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Maldives President’s Comments Raise Questions Over Missing Blogger’s Fate

On Fourth Anniversary of Rilwan Ahmed’s Disappearance, Concerns of a Cover-Up

Journalist Ahmed Rilwan.  © Raajjemv

President Yameen Abdul Gayoom of the Maldives has long flaunted his disdain for a free media by detaining journalists and enacting sweeping laws to silence critics. But this week he hit a new low.

At an election campaign rally on August 7, Yameen responded to allegations by the jailed vice president, Ahmed Adeeb, that his government had obstructed the investigation into the abduction of journalist Ahmed Rilwan, who disappeared August 8, 2014. Yameen – who has yet to condemn the abduction or meet with Rilwan’s family – bluntly declared that the journalist was dead. Within hours he had backpedaled, claiming the media had “misconstrued” his remarks, and saying he hoped Rilwan would be found. But the retraction rang hollow.

Rilwan, known as @moyameehaa, “madman,” a popular blogger and journalist, was a vocal critic of corruption in the Maldivian government and its abysmal human rights record.  He had inspired a growing audience of young activists who had emerged during the Maldives’ brief democratic transition in 2008 and were desperate for real reform. He also drew the ire of groups endorsing a violent ultra-nationalist or Islamist ideology who threatened – repeatedly – to kill him. A stout advocate of religious tolerance, Rilwan regularly expressed concern about the rising threat of Islamic extremism in the Maldives.

Until he disappeared.

Rilwan was last seen just after midnight on August 8, 2014, at a ferry terminal linking the capital, Malé, to the neighboring island where he lived. Eyewitnesses told police that at about 2 a.m., they saw a man in dark clothes being forced at knifepoint into a red car parked outside Rilwan’s apartment. Other witnesses identified gang members with political connections who followed Rilwan the evening he went missing and another gang member who owned the car in which Rilwan was reportedly taken.  Nevertheless, the police failed to follow up on these leads. During the first two years following his abduction, they did not even classify Rilwan’s case as one of abduction or a missing person. Two suspects arrested shortly after his disappearance were freed two months later and although prosecuted, remained free for the duration of the trial.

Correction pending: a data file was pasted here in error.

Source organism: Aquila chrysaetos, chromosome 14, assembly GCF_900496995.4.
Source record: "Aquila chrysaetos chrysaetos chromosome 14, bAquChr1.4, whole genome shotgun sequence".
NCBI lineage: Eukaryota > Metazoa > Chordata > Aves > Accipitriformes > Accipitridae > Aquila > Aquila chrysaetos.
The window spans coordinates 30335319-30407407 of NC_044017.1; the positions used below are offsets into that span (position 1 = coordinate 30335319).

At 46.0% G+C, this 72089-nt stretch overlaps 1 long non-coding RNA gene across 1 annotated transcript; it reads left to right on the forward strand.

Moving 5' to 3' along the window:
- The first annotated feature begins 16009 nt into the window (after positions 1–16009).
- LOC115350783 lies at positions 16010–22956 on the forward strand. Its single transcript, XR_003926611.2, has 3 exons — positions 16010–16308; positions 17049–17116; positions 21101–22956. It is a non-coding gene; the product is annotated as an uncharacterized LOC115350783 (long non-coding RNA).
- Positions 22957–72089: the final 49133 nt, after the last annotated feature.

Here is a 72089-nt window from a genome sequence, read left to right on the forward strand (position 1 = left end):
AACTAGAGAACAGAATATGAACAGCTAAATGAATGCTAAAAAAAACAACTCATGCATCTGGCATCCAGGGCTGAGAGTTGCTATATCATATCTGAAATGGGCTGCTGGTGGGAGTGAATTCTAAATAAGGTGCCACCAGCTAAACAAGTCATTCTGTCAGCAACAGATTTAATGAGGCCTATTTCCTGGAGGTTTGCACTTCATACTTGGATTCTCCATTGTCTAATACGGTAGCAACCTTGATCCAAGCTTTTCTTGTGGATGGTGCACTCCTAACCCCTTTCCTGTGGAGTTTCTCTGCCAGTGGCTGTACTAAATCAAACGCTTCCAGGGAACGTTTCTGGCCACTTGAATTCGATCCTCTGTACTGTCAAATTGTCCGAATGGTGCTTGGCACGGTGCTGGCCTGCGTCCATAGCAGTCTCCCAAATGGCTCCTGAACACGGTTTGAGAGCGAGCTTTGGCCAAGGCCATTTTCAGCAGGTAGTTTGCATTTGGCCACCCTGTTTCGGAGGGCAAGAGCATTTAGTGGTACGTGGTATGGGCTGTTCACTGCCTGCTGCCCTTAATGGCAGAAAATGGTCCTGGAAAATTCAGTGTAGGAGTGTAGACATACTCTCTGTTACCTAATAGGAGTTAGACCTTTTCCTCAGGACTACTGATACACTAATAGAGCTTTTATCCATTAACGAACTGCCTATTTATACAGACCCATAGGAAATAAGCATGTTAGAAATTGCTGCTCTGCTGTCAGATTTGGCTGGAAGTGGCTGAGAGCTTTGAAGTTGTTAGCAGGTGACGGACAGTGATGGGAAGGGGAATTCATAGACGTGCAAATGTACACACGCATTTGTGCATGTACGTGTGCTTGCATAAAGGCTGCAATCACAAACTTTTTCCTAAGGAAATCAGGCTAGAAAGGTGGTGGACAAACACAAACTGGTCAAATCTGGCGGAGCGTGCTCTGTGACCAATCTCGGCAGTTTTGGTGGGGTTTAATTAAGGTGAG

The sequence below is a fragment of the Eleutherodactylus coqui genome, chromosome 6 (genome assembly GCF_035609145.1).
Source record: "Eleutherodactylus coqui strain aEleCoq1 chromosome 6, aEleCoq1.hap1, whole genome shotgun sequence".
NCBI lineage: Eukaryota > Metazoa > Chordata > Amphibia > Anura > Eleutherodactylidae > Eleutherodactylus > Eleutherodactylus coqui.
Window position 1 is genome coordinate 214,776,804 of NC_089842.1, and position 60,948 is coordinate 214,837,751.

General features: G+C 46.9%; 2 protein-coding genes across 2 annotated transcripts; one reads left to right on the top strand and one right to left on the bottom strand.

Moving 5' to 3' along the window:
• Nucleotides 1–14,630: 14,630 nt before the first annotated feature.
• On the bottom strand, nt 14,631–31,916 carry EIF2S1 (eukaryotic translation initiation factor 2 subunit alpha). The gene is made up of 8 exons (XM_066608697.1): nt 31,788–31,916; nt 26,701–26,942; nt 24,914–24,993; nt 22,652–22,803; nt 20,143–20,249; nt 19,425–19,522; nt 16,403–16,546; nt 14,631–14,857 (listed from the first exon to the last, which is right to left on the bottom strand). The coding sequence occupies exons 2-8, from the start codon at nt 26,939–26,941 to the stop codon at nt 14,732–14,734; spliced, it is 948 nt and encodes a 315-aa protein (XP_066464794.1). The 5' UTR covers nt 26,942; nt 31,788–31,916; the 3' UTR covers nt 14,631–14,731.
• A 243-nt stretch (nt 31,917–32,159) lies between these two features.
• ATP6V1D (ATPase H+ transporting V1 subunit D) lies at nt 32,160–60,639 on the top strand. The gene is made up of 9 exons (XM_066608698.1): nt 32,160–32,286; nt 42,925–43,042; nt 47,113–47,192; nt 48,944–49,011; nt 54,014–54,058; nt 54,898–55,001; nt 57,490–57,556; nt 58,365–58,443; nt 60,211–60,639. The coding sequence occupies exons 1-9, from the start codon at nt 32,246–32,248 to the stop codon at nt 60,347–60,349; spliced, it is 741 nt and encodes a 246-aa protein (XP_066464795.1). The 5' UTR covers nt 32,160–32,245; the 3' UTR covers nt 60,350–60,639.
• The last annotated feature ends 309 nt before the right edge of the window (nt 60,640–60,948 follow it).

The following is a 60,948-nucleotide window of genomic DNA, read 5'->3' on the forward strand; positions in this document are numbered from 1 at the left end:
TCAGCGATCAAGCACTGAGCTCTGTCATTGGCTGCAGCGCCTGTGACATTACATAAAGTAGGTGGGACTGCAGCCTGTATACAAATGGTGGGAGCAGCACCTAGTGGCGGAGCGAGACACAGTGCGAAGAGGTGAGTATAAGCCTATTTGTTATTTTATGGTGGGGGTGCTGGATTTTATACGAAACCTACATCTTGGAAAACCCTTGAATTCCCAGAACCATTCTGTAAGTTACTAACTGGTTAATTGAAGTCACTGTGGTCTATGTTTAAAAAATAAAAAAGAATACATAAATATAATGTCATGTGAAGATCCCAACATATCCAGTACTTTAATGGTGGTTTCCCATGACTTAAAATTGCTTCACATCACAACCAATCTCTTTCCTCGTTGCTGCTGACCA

On August 2, 2018, the Maldives criminal court acquitted the men of abducting Rilwan.  The judge called the police and prosecution negligent and careless, and said they had failed to conduct a thorough investigation.

Yameen may want to bury the truth about who took Rilwan, but Rilwan’s colleagues and friends refuse to keep quiet or forget. Yameen should heed them and order a thorough and open investigation into Rilwan’s disappearance, including whether those involved had links to people in the president’s party.

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